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M4A2 Kit

Academy 1/35 M4A2 Sherman US Marines Kit First Look

By Cookie Sewell

Images by Michael Benolkin

Date of Review April 2005 Manufacturer Academy
Subject M4A2 Sherman US Marines Scale 1/35
Kit Number 13203 Primary Media 542 parts (539 in OD styrene,  2 in metallic vinyl, 1 nylon string section)
Pros Upper hull retooled to corrected rear profile; intake trunks appear better than the Italeri M4A2 parts Cons Use of common sprues for multiple kits results in some shortcuts; will require the parts box and some mixing and matching to make an accurate model
Skill Level Basic MSRP (USD) $39.00

First Look

M4A2 Kit
M4A2 Kit
M4A2 Kit
M4A2 Kit
M4A2 Kit
M4A2 Kit
M4A2 Kit
M4A2 Kit

One of the sadder moments in recent modeling was when Academy released their long awaited M4A2 Russian Army variant and unfortunately miscalculated the rear plate angle, thus causing a lot of complaints among the Sherman faithful. To their credit, they went back and redid the back of the mold and now have a corrected M4A2 hull profile that is far more accurate.

Regarding the problems with "rocking" suspensions due to the old Italeri method of assembling the suspension units (e.g. lower unit fixed to a central pin and no firm locking mechanism) they also provide new suspension unit lower arms with what now appears to be a locking hole for a pin on the cast suspension unit carries; oddly enough, there is no pin for it to mate with on the suspension units.

Like Tamiya and DML before them, Academy has now built up a sufficient body of US M3 and M4 based kits to use the "mix and match" system of kit production to meet a specific prototype. Here are the sprues I have noted in the kits and what they contain:

  • A (Sherman series) – 55 parts from one side of the basic suspension with two types of road wheels, idlers and drivers
  • B (have not seen this one yet)
  • C (Sherman series) – 61 parts forming the standard hull components and basic elements of the late model M4 series (e.g. "wet stowage" or 47 degree) hull tanks with the late model cast nose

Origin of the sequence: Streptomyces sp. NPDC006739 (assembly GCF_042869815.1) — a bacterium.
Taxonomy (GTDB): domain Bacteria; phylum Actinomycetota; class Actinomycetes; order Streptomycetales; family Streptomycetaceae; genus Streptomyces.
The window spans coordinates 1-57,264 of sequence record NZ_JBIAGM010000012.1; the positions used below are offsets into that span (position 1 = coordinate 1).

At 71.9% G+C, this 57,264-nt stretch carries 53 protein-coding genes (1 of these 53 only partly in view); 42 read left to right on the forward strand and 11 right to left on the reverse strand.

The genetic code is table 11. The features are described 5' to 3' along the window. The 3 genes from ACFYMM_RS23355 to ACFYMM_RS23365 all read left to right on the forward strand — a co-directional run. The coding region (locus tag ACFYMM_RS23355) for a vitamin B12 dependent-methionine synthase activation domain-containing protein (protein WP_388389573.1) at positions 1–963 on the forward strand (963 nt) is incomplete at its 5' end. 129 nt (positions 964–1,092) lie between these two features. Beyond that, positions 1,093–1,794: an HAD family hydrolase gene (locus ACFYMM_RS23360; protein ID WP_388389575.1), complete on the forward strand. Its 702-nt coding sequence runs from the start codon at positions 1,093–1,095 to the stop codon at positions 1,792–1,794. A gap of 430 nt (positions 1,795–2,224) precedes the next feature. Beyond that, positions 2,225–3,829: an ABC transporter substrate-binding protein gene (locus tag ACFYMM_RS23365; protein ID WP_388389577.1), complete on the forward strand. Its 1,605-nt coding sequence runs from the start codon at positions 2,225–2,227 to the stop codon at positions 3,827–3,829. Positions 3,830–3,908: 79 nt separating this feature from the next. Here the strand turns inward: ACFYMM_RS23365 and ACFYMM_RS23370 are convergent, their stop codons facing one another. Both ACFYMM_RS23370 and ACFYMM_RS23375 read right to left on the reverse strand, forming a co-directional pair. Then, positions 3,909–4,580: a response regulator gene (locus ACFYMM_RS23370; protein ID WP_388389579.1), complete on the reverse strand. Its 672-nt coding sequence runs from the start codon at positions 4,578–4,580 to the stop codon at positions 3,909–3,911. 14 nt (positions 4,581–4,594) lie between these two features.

• D (Sherman series) – 49 parts forming the basic OVM and BII items, such as tools, .50 caliber machine gun, .30 caliber machine gun, fuel caps, etc. 
  • E (Sherman series) – 33 parts forming the basic details for the late model turrets with "vision" cupola and viewers and guards for the other stations on the tank
  • F (Sherman series) – 17 parts forming the hull rear components of the A2 series with diesel engines
  • G (Sherman series) – 20 parts providing the basic late type 75mm gun turret with oval loader's hatch
  • H (M10 GMC) – 207 accessory parts to include ammo boxes, spare track, shackles, canteens, racks and many extra bolt heads, rivets, and casting numbers
  • I (Sherman series) – 33 parts providing the late type 76mm ("T23") turret
  • J (M4A2 USMC) – 42 dedicated parts for this kit with T48 tracks and extenders, wooden sides, and wading trunks for the M4A2 series tanks

The M12, M10/Achilles and M36 all share the A and D sprues, as well as the H sprue from the M10 with the M10s/M36 kits.

The molding on this kit is crisp and clean, but like DML they still seem to have a problem understanding "flush welded" as an assembly technique and half of the welds on the hull are recessed.

The wading trunks are nicely done and better than the ones on the Italeri "M4A2" (an M4A3 kit that requires a lot of surgery to convert to an A2) but also do not include the screening found on most of the originals.

Based on just a preliminary scan of references (such as "Tank Battles of the Pacific War 1941-1945" by Steve Zaloga) there is only one major goof in this kit. Photos of the Marine tanks in the Pacific, especially the late model M4A2 tanks used at Iwo Jima and Okinawa , show them exclusively using the late war all steel T62 type tracks with extended end connectors. The kit comes with a beautiful set of T48 rubber chevron tracks with extended end connectors. If the modeler has an extensive spares box, the solution is to swap these tracks with the original Tamiya M4A3 kit from 1981 (or its re-releases) as they come with those tracks.

As an aside, Academy now makes good vinyl tracks for the T48 with extended end connectors, T49 "three-bar" steel tracks, and T51 irreversible smooth rubber pad tracks. Perhaps they will offer them separately as AFV Club has done, as this is a popular option with many modelers who run up against DML three-part single link track for the first time.

Five finishing options are provided – 1, unknown (actually a 5th Tanks USMC replacement on Iwo Jima – see page 65 in the Zaloga book), 2 - Iwo Jima (actually 4th Tanks, Iwo Jima , per Zaloga). 3 – Unknown unit 1945 (again, 4th Tanks on Iwo Jima ); 4 – Tinian 1945, and 5 – Tinian 1945 (both from 2nd Tanks, Tinian July 1944). While the decal sheet and painting instructions are correct, I must admit surprise someone didn't check on the units more thoroughly (and since this book is copyright 1995, it's not like someone produced a "gotcha!" listing after the fact.)

Purists will have fun as many of the 4th and 5th Tank Battalion vehicles used ten-penny nails welded to their hatches to keep the Japanese from attaching magnetic mines and penetrating the hatches. (Sounds like a lot of drilling and sections of .015" brass wire to me!)

Overall this is a good effort and Academy should be complimented for fixing the molds to their previous kit. (Question remains: Will new issue M4A2 Russian tanks have the new hull rear end?)